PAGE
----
Focus: Access to Information
Access to documents and internal security
by Norbert Pütter
Access of citizens to information about the state and to data, which the state collects, is an old demand of the civil liberties movement. Today, freedom of information acts exist in eleven German Länder, and at the federal level since 2006. However, security authorities are well shielded by exemption clauses, secret services do not fall under the scope of the acts and they are almost immune against access rights and parliamentary oversight. Hence, the fortification of the security apparatus against information requests is rather unaffected despite of few success stories.
Accessing personal data? A fundamental right in practice
by the Data Protection Group of the Red Aid Heidelberg
For many years the Data Protection Group of the Red Aid Heidelberg is supporting people who exercise their right to access towards security authorities. Thus, the group has an extensive experience with the manifold problems of practical and legal nature faced by persons who seek access to their data: These are among others obligations to justify requests, administrative demands for certified copied of ID cards and the deletion of data before the legality of their processing can be checked.
An odyssey through the databases of the political police
by Harun Spies
It took 26 months of persistent struggle until the data of an activist, who was registered by the political police in the context of protests against surveillance and EU migration policy, were deleted from the databases of the Federal Criminal Police Office. However, the activist’s data are still elusive in the Kafkaesque labyrinth of new security cooperation after being transferred to the German intelligence agencies and 15 other European countries via “counter-terrorism” networks.
A short tutorial on access right and domestic intelligence
Interview with Angela Furmaniak and Udo Kauß
If someone is targeted as “extremist” by the domestic intelligence is hard to know. This is because of the difficulties to exercise the right to access. Even if persons are successful they often only scratch at the surface as many information is blackened or blocked. Despite these challenges, data access requests make the domestic intelligence accountable to courts, data protection authorities and data subjects – at least a bit.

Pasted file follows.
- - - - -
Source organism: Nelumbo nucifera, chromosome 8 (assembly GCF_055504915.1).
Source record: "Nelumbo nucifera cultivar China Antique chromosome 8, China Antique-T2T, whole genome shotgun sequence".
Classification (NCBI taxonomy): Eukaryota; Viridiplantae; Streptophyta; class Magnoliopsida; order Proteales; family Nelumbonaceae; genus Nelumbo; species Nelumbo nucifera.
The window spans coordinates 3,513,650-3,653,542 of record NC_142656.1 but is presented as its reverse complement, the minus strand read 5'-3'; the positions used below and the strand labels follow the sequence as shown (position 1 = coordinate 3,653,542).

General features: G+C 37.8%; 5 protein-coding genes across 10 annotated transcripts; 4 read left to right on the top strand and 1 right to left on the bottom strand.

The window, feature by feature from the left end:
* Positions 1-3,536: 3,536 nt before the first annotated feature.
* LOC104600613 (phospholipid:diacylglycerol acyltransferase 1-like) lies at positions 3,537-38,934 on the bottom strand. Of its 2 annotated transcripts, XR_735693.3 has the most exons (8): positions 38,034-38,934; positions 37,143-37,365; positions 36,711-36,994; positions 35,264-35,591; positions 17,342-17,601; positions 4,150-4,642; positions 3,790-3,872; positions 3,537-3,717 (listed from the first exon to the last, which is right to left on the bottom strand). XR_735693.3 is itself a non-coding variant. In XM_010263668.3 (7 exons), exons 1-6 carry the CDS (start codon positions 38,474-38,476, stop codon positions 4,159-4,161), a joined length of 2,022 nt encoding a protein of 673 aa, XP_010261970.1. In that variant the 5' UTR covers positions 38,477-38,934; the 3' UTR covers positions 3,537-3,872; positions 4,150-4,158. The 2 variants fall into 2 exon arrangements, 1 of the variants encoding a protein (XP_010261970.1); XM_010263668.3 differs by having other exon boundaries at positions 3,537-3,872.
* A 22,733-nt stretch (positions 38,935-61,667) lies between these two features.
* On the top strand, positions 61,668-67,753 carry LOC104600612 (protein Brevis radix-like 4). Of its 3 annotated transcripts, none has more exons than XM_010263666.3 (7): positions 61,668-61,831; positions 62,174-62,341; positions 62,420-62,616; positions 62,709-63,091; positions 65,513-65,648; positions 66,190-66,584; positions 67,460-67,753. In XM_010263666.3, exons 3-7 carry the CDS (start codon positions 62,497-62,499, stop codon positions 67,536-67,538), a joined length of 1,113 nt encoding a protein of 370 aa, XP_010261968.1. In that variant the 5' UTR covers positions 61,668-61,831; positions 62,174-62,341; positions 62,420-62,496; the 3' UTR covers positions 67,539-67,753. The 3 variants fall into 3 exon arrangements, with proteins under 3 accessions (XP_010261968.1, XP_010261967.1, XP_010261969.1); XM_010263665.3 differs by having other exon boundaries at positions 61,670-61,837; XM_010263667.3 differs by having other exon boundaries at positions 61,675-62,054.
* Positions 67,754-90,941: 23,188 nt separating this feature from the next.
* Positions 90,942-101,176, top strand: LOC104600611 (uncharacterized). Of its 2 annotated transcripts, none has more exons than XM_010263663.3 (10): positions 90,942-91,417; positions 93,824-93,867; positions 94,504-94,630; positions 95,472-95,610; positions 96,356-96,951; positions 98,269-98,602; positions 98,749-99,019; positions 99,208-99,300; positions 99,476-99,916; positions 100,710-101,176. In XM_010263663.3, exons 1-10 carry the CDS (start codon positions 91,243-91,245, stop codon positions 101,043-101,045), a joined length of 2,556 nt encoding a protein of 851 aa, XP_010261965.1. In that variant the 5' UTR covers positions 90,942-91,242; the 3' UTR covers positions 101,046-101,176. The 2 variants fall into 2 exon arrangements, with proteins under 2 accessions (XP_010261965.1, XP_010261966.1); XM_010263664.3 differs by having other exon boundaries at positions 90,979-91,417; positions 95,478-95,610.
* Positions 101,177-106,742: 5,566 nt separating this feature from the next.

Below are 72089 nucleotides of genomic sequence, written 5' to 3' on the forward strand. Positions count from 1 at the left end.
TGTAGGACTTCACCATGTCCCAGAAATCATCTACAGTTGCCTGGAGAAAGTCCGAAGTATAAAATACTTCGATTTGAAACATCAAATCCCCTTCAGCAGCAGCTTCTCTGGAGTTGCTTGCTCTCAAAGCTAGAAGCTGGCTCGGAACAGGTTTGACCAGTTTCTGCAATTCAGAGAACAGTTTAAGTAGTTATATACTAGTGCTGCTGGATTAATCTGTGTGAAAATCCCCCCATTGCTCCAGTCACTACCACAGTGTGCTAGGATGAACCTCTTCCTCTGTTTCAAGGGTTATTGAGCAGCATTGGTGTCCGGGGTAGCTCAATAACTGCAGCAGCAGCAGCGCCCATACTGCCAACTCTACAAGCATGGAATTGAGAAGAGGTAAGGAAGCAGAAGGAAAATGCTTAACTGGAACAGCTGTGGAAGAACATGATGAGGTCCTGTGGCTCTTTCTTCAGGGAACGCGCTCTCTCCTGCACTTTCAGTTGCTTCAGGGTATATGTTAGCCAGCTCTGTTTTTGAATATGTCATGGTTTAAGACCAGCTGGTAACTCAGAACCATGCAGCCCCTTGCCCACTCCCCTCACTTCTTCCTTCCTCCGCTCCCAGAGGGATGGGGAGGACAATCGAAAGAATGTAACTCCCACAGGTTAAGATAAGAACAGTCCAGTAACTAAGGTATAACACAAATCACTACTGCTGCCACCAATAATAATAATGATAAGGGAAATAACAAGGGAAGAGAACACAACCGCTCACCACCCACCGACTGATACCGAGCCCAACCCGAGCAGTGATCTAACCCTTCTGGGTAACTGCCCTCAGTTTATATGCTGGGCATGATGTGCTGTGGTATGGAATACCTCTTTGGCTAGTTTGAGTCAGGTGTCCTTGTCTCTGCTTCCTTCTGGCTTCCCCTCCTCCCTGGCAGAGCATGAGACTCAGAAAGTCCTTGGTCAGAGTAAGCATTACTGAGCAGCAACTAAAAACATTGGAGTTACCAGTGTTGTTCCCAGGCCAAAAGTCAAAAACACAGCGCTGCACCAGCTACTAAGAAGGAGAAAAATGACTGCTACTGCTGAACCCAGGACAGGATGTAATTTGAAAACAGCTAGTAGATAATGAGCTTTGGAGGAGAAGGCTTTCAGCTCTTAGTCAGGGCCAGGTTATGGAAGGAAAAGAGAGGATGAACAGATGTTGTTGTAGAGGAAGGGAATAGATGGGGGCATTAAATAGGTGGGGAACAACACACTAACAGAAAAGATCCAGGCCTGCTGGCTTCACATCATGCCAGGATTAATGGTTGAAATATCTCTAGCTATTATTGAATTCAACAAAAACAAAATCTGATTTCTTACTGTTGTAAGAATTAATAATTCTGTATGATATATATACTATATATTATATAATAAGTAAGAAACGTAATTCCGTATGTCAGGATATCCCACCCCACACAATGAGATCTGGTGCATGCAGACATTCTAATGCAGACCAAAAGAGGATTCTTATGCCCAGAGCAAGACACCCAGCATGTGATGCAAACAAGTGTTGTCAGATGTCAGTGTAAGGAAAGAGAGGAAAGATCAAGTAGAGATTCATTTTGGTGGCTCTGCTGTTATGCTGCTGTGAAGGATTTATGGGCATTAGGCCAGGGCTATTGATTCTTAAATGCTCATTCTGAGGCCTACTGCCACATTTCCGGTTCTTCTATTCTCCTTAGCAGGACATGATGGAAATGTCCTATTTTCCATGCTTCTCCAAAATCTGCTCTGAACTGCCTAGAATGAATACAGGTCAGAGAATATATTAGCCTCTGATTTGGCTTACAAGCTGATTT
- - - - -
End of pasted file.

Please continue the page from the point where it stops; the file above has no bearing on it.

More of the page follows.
The parliament’s right to question
by Albrecht Maurer and Matthias Monroy
The parliament’s right to information and question is based on article 38 of the Basic Law and the democratic principle enshrined in article 20. Details are regulated by the rules of procedure of the German Bundestag. Legislative oversight of the executive branch of government by requests of the parliamentary parties and questions by individual MPs is limited when the federal government is worried about “state welfare” or the “core of executive responsibility”. The limits of the government’s obligation to answer questions are therefore contested in court time after time.
Personal information in police databases
by Matthias Monroy and Christian Schröder
A series of parliamentary questions in the Bundestag and state parliaments find out a lot about the use of doubtful categories of personal information in police databases. Now the Conference of the Ministers of the Interior is discussion about modifications.
Beyond the focus
Real extent of deadly right-wing violence officially denied
by Heike Kleffner
The federal government still does only recognise on third of the more than 150 casualties, counted by civil society organisations, as victims of deadly racist violence. No improvement is to be expected by the examination of 745 “old cases” which was ordered by the Conference of the Interior Ministers in 2012. Interim results show that the real extent of right-wing attacks will be denied also in the future.
The story of the Thuringian informant Kai-Uwe Trinkaus
by Paul Wellsow
From 2012 to 2014 an inquiry committee investigated the activities of Kai-Uwe Trinkaus, a former Neo-Nazi functionary and informant of the domestic intelligence in Thuringia. The committee shed light on the complicity of the intelligence agency while Trinkaus defamed and infiltrated other organisations, established Neo-Nazi structures and knew about planned right-wing violence. It became clear that a red line was crossed by contracting Trinkaus as informant, internal rules were severely violated by his liaison officer and oversight of the agency failed.
Lower Saxony aims to revise the state police act
by Michael Schütte
In September 2014 a proposal for a revised state police act was presented in Lower Saxony. The police shall not protect “public order” any longer, judicial oversight of covert police actions shall be improved and stop and search powers limited. But the bill fails to fulfil the vision of a “citizens’ police” in other areas: New standards aim to regulate registration obligations and warning messages to “troublemakers”, and the police shall be empowered to issue fines against disobedient citizens.
German intelligence agencies seek to master the internet
by Albrecht Maurer
The Federal Intelligence Service and the Federal Office for the Protection of the Constitution aim to expand their internet surveillance capacities by investing massively in new technologies. Unimpressed by the Snowden revelations on mass surveillance by the “Five Eyes” and the complicity of German authorities the Trust Panel of the German Bundestag hastily passed the expensive programmes in autumn 2014.